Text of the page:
In 2007, a Virginia Tech student opened fire on campus, killing 32 of his classmates and teachers. The incident catalyzed a movement to allow gun owners with concealed-carry permits to bring their weapons with them onto college campuses — places where guns have been traditionally banned.
That same year, Utah became the first state to pass a so-called campus carry law. Since then, at least nine other states have adopted laws that allow guns on university grounds. The most recent was Arkansas, which opened up college campuses — and sporting venues on college campuses — to concealed-carry holders on March 22. Under intense public pressure, the legislature scrambled to give universities a way to keep stadiums gun-free: Governor Asa Hutchinson signed the revised bill on Tuesday.
Georgia could be next: a campus-carry bill is also on Governor Nathan Deal’s desk. Last year, he vetoed a slightly stronger version of the same legislation.
Not all campus-carry laws are the same. Here is what we know about where they apply, what they do, and about the movement that is spreading them.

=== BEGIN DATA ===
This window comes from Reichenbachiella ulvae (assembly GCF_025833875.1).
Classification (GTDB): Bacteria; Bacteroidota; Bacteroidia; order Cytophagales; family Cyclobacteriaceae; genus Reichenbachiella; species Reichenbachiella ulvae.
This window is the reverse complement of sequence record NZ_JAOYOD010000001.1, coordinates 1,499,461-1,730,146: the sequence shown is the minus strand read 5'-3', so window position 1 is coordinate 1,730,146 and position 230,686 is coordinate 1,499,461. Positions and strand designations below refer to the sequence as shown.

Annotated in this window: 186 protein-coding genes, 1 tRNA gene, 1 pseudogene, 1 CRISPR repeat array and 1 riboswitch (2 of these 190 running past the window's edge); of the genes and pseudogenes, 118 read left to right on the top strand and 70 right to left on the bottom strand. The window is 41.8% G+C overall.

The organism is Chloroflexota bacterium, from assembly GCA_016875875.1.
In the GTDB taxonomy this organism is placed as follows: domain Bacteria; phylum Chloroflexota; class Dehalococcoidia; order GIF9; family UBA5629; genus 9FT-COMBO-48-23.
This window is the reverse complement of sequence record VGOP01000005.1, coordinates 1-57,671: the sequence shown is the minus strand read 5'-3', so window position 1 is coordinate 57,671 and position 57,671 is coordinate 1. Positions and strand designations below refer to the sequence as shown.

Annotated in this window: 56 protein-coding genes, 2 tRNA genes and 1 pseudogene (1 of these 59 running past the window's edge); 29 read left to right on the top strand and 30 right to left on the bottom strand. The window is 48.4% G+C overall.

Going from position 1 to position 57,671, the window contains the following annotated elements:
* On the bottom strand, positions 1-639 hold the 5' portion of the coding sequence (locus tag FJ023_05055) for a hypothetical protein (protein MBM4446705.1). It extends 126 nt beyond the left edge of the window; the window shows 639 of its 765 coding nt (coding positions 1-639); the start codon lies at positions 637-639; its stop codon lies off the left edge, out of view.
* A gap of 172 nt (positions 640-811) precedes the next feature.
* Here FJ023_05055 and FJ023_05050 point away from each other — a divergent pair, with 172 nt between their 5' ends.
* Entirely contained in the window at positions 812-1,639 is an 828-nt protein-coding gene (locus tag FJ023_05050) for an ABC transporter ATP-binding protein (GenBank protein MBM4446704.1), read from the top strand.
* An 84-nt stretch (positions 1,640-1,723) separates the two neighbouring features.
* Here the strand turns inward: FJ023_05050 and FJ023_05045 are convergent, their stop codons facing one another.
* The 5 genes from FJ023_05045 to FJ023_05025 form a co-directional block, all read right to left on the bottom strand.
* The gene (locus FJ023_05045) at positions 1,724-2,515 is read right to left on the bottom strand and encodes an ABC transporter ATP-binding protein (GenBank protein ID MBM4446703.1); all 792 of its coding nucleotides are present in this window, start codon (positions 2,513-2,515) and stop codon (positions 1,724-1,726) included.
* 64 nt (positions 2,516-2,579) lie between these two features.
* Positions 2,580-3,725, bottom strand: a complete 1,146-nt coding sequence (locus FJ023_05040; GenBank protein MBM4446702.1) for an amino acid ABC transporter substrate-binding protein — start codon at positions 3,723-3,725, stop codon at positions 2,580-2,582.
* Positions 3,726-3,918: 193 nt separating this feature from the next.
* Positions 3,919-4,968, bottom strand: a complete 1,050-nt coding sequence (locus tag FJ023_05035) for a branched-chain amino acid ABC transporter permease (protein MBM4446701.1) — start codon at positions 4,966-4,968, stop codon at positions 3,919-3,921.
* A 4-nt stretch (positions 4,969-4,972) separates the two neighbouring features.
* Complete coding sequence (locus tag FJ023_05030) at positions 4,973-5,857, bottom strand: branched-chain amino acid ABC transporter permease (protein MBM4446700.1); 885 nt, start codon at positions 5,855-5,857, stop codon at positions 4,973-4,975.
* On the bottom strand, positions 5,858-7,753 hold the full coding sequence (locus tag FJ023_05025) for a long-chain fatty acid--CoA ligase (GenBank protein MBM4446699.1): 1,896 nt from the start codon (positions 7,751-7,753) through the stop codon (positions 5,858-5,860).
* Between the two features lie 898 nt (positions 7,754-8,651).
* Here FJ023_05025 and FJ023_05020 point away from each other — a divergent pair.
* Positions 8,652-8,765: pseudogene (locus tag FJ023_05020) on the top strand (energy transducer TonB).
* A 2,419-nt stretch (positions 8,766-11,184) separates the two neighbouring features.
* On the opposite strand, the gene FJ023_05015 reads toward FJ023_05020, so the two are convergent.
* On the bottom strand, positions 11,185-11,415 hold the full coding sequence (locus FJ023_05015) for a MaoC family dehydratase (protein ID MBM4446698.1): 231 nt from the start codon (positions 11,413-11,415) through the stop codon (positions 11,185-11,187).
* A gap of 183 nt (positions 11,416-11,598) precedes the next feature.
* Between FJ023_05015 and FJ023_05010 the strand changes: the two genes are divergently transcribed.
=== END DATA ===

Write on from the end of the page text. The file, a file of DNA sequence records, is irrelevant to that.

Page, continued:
What is campus carry?
Campus carry is the broad term for laws that allow for faculty, staff, students, and individuals other than security or law enforcement to bring firearms onto public school property.
The states with laws on the books that mandate public universities to allow guns on campus, according to the National Conference of State Legislatures, are Arkansas, Colorado, Idaho, Kansas, Mississippi, Oregon, Tennessee, Texas, Utah, and Wisconsin.
Minnesota has a narrow version of campus carry that allows visitors to carry guns, but not students or faculty.
Another 23 states leave the decision of whether or not to allow firearms on campus up to individual universities, and 17 have outright bans, according to NCSL.
I feel like I’ve only started to hear about campus carry recently. Is it new?